Emerging , meeting subjects !
I spend a lot of time meeting with colleagues, discussing the implementation of primary languages in their individual schools.Recently I have spent some time beginning to help KS3 colleagues to understand what is happening in KS2 and to look at how we can create an effective learning continuum for the specific high school and link primary schools .

During the last two terms more and more frequently, I have had conversations with primary colleagues, who tell me that  they are beginning to or are "assessing" or being required to assess primary language progress.

I welcome the fact that we need to demonstrate progress.
I recognise the challenges in doing this effectively and efficiently.
I identify that the assessment needs to demonstrate real progress in the language learners linguistic skills.

Why do I welcome "demonstrating progress"?
Well it means we have arrived!
It makes language learning real and a part of the whole primary curriculum and announces that we are part of the learning landscape!
It means that the "quantitative data" that we can pass up through the school will ultimately impact upon KS3 language learning.
It means that children will hopefully have a sense of "self efficacy" which means they are ready and confident to continue learning and can identify their own next steps.

Why do I recognise that there are challenges to overcome?
Well firstly it is a question of time - if you are only with a class for 30 minutes,then just how do you do this? 
Even if you have more time,just how much more time do you have?
Secondly how do you create assessment as an integral part of the teaching and learning and adhere to the philosophy that all children can make progress and that language learning in primary should be a primary creative learning opportunity? 
Thirdly do you assess all  the children or a sample of children?
Fourthly just what should you assess, how and why? How do you then use this data to inform next steps or future remedial steps?
Fifthly what if you are a school that is just starting off and getting to grips with how to make languages an integral part of the timetable etc?

Why do I want to see a "demonstration of real progress in lingusitic skills"?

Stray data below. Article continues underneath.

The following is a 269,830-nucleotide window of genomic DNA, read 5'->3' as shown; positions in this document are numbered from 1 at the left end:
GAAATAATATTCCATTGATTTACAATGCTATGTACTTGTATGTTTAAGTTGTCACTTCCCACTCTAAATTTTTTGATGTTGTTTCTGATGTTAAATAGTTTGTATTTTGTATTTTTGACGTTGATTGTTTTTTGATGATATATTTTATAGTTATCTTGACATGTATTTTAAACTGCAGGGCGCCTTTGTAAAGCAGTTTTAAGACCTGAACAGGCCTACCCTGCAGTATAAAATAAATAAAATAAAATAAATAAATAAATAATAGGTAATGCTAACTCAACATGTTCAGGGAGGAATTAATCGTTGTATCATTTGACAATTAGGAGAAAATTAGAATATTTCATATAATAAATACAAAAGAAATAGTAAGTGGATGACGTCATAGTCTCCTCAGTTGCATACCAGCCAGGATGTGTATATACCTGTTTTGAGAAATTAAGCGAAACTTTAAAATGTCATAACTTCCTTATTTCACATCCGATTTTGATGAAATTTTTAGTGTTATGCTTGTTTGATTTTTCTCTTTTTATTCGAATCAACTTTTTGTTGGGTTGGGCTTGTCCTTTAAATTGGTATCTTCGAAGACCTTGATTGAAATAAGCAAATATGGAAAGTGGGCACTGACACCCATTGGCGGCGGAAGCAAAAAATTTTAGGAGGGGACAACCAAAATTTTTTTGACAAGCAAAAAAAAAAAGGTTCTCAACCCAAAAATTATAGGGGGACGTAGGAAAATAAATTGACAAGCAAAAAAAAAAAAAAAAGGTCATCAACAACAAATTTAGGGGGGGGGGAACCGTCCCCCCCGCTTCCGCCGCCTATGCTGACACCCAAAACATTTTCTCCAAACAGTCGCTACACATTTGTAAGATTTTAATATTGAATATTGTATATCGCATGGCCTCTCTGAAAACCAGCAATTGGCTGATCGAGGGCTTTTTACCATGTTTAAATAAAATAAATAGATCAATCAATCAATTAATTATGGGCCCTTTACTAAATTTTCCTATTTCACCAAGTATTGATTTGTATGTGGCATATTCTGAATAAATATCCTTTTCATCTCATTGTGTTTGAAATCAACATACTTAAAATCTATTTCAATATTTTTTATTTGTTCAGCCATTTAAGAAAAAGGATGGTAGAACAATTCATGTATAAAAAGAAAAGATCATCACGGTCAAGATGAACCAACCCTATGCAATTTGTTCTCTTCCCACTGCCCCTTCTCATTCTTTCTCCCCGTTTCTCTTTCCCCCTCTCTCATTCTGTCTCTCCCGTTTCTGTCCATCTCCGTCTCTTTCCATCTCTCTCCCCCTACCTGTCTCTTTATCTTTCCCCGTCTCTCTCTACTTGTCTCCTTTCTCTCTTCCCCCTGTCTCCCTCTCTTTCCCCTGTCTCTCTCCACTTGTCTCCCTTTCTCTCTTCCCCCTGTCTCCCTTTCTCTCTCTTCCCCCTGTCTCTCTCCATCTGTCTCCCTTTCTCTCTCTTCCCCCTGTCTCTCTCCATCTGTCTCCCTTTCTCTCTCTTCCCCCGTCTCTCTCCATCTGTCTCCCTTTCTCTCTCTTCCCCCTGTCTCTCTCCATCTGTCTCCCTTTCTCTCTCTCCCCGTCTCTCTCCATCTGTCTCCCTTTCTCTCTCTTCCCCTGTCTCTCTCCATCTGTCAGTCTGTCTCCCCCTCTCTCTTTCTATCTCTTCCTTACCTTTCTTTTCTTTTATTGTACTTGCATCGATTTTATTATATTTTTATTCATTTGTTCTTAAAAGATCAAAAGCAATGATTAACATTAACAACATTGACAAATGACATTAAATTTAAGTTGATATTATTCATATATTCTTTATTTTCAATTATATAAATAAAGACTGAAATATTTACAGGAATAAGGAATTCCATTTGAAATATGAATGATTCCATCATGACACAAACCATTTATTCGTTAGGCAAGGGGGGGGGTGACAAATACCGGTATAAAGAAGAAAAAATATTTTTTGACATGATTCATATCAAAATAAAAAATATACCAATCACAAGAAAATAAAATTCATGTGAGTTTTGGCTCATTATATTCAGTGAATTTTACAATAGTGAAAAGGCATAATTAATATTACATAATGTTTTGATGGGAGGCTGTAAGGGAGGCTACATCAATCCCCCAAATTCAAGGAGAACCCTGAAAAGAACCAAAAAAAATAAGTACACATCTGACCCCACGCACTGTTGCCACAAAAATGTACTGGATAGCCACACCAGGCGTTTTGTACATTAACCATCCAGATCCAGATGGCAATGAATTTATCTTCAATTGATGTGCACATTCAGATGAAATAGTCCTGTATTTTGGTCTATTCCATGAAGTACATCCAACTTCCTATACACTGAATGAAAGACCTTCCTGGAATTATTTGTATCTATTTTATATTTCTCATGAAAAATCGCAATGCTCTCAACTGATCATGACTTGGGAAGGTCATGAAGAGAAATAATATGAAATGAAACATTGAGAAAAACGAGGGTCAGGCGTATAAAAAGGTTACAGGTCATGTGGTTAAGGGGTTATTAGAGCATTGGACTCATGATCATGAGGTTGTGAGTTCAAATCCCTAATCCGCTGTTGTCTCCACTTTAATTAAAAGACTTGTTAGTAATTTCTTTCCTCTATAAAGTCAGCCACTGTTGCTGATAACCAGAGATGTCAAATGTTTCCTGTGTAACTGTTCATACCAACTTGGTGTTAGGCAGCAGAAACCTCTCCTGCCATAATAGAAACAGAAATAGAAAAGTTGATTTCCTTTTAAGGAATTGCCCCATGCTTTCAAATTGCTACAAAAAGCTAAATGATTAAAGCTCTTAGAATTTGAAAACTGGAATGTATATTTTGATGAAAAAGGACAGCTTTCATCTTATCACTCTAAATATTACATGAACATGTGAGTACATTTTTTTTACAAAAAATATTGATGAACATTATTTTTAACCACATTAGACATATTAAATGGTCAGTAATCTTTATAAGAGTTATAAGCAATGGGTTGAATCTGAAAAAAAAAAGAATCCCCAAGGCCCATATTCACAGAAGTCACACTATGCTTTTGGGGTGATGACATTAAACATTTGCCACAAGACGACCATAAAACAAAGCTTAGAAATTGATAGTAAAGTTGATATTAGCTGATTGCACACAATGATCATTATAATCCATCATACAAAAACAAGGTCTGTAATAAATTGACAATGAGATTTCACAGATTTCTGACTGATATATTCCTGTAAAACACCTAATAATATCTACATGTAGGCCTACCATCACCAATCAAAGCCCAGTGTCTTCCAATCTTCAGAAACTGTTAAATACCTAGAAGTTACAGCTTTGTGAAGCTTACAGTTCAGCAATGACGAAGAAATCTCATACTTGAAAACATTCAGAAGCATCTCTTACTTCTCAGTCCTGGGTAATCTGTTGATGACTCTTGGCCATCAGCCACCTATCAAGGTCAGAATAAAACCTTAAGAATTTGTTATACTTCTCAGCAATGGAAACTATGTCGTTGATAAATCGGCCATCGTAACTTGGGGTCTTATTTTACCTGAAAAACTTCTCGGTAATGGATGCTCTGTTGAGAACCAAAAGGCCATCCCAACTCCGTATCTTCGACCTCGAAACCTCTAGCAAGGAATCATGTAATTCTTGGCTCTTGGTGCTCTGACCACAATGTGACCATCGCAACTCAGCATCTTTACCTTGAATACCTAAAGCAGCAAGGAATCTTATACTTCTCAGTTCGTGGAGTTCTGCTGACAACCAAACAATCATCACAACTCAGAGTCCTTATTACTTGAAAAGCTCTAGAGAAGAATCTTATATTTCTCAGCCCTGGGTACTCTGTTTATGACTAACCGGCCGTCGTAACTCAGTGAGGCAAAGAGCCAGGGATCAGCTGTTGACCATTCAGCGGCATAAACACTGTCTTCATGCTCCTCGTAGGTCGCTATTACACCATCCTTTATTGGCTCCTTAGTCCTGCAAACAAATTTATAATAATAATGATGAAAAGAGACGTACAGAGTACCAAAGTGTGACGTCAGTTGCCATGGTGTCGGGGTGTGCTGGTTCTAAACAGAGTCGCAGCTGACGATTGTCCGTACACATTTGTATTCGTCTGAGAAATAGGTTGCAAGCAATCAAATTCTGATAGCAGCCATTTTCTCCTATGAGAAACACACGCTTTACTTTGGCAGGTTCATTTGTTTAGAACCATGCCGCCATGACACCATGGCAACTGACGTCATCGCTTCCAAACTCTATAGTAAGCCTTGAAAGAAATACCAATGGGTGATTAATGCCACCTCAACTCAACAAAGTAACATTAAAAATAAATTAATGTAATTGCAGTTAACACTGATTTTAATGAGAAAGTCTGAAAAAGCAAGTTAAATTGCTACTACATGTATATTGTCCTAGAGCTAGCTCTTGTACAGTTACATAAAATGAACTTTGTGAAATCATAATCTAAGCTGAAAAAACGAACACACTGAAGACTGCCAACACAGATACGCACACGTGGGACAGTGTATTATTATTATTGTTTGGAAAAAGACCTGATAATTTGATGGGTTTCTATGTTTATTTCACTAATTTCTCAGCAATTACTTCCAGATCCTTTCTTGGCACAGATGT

Well firstly I think we need to consider just what are we measuring.
Can we use his data to create the next learning steps for the children?
Can we use the data to inform us of our young learners strengths in language learning?
Can we use the data as a picture of progress and as information to help us create next term's/year's language learning across the year groups?
Can we as primary colleagues use this data to populate our dialogue with secondary colleagues and can we all find ways to use the data effectively, in a way that is fair to all children and promotes future progression and success?
Could data around linguistic skills help MFL departments inhigh schools to understand their new Y7 cohort better? I am thinking here particularly if the school at KS3 teaches a range of languages and the banding of children is not determined by which language they learn at primary?   

I realise that I have raised alot of questions here and each of these questions demands reflection time on your part and in your individual setting or even better as a shared dialogue between settings and key stages!

As part of my work I am able to draw on the experiences of lots of other teachers in primary schools and some secondary schools who are grappling with these questions.
Here are my observations both current and from previous academic years,which may help you on your way to solving your own challenges. 

The emerging picture

  • The general consensus seems to be that the three descriptors in red at the top of the blog "emerging , meeting exceeding" are the  preferred levelling descriptors.
  • The schools are feeding the assessment data in to the specific assessment recording programme that is being used across school for all subjects.